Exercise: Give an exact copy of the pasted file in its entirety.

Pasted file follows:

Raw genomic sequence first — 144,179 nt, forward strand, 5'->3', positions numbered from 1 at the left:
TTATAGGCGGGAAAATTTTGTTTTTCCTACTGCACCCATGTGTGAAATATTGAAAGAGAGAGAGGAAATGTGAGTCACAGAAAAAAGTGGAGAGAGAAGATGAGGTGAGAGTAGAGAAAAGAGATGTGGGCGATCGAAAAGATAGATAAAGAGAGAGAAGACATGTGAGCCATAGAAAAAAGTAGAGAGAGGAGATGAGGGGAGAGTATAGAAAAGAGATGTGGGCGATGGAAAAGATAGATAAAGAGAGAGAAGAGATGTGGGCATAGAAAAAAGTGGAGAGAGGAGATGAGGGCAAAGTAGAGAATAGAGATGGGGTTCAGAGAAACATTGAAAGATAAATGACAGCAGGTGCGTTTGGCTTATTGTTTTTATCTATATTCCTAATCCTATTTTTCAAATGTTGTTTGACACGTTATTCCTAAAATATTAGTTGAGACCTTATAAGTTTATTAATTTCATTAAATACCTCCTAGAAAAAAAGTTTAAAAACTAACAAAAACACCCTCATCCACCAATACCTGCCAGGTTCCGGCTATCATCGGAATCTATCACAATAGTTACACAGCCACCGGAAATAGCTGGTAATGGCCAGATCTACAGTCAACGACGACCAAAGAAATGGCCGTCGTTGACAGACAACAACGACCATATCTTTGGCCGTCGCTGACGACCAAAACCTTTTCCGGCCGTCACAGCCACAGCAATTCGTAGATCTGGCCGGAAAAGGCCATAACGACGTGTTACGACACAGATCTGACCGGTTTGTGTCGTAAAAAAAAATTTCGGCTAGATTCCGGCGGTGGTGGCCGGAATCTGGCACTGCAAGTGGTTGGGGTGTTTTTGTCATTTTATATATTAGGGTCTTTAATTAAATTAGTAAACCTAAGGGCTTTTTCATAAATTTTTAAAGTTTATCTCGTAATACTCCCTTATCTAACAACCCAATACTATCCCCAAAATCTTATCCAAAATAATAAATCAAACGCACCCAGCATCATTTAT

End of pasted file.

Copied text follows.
Raw genomic sequence first — 144,179 nt, forward strand, 5'->3', positions numbered from 1 at the left:
TTATAGGCGGGAAAATTTTGTTTTTCCTACTGCACCCATGTGTGAAATATTGAAAGAGAGAGAGGAAATGTGAGTCACAGAAAAAAGTGGAGAGAGAAGATGAGGTGAGAGTAGAGAAAAGAGATGTGGGCGATCGAAAAGATAGATAAAGAGAGAGAAGACATGTGAGCCATAGAAAAAAGTAGAGAGAGGAGATGAGGGGAGAGTATAGAAAAGAGATGTGGGCGATGGAAAAGATAGATAAAGAGAGAGAAGAGATGTGGGCATAGAAAAAAGTGGAGAGAGGAGATGAGGGCAAAGTAGAGAATAGAGATGGGGTTCAGAGAAACATTGAAAGATAAATGACAGCAGGTGCGTTTGGCTTATTGTTTTTATCTATATTCCTAATCCTATTTTTCAAATGTTGTTTGACACGTTATTCCTAAAATATTAGTTGAGACCTTATAAGTTTATTAATTTCATTAAATACCTCCTAGAAAAAAAGTTTAAAAACTAACAAAAACACCCTCATCCACCAATACCTGCCAGGTTCCGGCTATCATCGGAATCTATCACAATAGTTACACAGCCACCGGAAATAGCTGGTAATGGCCAGATCTACAGTCAACGACGACCAAAGAAATGGCCGTCGTTGACAGACAACAACGACCATATCTTTGGCCGTCGCTGACGACCAAAACCTTTTCCGGCCGTCACAGCCACAGCAATTCGTAGATCTGGCCGGAAAAGGCCATAACGACGTGTTACGACACAGATCTGACCGGTTTGTGTCGTAAAAAAAAATTTCGGCTAGATTCCGGCGGTGGTGGCCGGAATCTGGCACTGCAAGTGGTTGGGGTGTTTTTGTCATTTTATATATTAGGGTCTTTAATTAAATTAGTAAACCTAAGGGCTTTTTCATAAATTTTTAAAGTTTATCTCGTAATACTCCCTTATCTAACAACCCAATACTATCCCCAAAATCTTATCCAAAATAATAAATCAAACGCACCCAGCATCATTTAT